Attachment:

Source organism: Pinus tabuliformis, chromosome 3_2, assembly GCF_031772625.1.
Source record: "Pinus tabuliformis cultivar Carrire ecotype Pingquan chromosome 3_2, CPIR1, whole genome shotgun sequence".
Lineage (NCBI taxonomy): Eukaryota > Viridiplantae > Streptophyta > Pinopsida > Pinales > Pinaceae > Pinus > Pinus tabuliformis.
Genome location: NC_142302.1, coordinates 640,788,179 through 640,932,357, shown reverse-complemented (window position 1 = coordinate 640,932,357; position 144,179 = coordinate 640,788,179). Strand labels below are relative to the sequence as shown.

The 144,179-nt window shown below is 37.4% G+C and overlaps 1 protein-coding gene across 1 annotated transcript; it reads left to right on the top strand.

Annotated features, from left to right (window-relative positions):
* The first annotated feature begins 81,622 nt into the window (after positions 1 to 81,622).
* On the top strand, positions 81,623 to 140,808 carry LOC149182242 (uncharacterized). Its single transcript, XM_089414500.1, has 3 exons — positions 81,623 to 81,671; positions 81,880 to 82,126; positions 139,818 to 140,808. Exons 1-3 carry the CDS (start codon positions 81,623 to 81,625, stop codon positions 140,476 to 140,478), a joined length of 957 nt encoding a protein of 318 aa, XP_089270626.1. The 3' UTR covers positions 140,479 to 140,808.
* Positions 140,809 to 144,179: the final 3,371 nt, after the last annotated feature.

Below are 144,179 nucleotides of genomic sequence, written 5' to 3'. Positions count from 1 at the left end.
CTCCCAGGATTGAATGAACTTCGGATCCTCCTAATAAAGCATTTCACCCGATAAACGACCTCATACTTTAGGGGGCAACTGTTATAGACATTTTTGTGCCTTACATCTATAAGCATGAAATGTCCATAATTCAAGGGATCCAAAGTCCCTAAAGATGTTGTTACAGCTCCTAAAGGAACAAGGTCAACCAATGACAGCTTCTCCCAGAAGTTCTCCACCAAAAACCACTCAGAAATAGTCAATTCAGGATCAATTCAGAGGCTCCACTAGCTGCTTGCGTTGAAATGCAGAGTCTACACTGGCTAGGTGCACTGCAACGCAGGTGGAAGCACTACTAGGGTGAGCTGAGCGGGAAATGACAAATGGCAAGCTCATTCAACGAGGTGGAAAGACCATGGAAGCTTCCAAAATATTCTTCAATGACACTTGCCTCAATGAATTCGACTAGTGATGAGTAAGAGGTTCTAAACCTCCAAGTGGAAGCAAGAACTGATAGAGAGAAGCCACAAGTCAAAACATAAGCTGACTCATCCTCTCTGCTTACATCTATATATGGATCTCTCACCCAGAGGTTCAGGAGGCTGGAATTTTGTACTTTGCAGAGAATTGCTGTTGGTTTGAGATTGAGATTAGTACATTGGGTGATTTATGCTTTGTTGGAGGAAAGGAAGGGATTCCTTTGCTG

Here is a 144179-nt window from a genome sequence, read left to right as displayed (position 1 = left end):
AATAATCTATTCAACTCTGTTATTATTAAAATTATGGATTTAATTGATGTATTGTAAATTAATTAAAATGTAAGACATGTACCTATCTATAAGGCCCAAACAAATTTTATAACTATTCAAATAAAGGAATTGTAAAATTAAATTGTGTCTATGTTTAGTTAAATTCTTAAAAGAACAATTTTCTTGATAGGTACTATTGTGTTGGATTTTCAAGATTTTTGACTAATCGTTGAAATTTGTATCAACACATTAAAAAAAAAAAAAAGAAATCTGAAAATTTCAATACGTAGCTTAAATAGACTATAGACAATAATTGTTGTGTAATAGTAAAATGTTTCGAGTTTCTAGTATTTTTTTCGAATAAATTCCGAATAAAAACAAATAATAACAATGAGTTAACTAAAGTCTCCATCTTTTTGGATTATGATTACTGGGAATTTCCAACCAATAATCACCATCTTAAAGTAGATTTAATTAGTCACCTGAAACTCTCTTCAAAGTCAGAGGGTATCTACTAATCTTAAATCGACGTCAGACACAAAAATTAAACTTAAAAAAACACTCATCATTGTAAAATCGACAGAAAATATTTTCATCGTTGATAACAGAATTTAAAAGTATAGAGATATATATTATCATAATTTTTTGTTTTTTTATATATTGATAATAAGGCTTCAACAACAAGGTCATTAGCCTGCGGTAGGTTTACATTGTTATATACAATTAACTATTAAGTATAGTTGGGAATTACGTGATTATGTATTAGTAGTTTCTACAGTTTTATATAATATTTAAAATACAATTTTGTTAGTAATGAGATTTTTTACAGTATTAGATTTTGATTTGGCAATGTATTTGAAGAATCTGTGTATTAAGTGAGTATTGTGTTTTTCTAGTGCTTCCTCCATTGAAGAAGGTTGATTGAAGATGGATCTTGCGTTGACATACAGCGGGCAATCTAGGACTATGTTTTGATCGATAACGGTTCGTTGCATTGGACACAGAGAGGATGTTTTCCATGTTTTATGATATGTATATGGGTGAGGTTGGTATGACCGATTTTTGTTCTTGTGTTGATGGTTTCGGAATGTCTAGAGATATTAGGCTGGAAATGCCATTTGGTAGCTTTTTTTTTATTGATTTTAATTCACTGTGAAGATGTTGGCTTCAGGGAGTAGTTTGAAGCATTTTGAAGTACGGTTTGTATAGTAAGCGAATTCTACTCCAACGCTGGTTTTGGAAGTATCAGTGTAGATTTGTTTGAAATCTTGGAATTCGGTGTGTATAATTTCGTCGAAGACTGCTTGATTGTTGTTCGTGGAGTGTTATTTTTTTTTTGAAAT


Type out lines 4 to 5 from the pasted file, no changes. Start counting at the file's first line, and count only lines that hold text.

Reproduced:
Genome location: NC_142302.1, coordinates 640,788,179 through 640,932,357, shown reverse-complemented (window position 1 = coordinate 640,932,357; position 144,179 = coordinate 640,788,179). Strand labels below are relative to the sequence as shown.

The 144,179-nt window shown below is 37.4% G+C and overlaps 1 protein-coding gene across 1 annotated transcript; it reads left to right on the top strand.